China to Spy on Beijing Hotels During Olympics
The Chinese government is intent on presenting its best face to the world when the Beijing Olympics open on August 8. The construction of world-class facilities and grounds and the filtering of pollution from the air bring to mind the single-minded determination of China's Five-Year Plans of old. But as Amnesty International points out in a report (.pdf) released today, China's eagerness to have the Games go off without a hitch is also showcasing the government's worst traits, particularly in the area of human rights and press freedom. As Amnesty spokesman Sam Zarifi told Voice of America:
The Chinese government has become so obsessed with projecting an image of stability and harmony that they won't allow any voice of disagreement, however reasonable or peaceful, so we see human rights activists being targeted .... Even the promise that foreign media would be allowed to report completely freely as has been the case in previous Olympics, that has not been met.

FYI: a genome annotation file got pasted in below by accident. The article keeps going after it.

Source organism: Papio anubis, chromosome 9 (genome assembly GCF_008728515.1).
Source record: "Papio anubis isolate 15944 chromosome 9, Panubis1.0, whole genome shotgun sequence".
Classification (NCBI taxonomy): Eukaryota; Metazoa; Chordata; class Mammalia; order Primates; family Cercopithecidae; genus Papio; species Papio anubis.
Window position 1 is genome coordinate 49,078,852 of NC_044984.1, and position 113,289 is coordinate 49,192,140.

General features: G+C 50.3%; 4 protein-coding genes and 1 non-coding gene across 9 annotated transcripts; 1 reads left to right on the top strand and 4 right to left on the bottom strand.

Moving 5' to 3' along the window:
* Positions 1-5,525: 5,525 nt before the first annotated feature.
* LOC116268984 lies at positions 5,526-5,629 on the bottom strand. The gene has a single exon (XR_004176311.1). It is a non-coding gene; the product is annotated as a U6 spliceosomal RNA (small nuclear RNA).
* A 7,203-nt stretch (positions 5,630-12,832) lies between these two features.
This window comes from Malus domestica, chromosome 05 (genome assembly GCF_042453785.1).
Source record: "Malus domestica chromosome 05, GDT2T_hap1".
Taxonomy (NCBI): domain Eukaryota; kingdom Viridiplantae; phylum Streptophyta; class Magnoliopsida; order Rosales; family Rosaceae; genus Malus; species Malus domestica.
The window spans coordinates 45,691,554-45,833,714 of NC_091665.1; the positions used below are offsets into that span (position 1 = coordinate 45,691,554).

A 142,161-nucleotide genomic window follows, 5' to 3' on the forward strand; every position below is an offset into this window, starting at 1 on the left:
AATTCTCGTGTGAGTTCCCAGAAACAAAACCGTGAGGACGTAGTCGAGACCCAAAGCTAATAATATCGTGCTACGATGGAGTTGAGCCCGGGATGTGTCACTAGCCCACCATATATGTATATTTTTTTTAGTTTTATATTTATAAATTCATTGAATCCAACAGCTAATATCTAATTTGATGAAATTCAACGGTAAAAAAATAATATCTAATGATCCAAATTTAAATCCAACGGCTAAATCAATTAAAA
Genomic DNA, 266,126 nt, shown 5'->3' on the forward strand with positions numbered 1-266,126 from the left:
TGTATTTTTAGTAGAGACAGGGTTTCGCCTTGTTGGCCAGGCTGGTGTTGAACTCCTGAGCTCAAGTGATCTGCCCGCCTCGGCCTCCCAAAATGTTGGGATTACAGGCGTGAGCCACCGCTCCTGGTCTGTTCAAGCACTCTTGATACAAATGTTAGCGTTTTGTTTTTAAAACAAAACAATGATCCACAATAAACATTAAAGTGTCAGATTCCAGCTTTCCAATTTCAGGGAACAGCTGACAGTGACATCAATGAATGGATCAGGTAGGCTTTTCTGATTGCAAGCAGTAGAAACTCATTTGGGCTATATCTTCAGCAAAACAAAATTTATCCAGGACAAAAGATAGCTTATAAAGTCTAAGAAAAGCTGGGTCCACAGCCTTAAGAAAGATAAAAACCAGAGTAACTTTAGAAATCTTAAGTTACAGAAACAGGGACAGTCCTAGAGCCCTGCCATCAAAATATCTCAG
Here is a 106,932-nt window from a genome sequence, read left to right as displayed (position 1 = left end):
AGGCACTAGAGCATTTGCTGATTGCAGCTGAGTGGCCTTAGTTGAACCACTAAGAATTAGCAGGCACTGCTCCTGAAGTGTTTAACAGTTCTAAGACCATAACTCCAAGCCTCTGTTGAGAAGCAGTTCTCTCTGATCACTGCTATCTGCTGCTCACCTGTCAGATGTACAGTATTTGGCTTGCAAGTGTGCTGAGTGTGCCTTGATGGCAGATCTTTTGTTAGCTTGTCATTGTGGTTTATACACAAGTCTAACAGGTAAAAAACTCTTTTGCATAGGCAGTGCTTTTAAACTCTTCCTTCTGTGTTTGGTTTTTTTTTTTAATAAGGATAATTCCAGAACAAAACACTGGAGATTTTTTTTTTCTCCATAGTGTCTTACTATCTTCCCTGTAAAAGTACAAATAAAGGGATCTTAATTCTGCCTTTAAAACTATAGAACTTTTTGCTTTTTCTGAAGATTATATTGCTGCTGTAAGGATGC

Freedom of the press will be the subject of a news conference on Capitol Hill today, where Senator Sam Brownback, Republican of Kansas, will release several translated documents, showing that all hotels in the area of the Olympics have been required to install Internet surveillance software. The move, according to a press release, "is aimed at visiting guests and journalists." From one of the documents, translated from Chinese:
In order to ensure the smooth opening of Olympic [sic]... It is required that your company install and run the Security Management System for Internet Access from Public Places in addition to provide network interfaces consistent with the industrial technical standards on public security for the implementation the foregoing management and technical measures (the person who access the Internet must be registered in his or her real name)
Let the Games begin.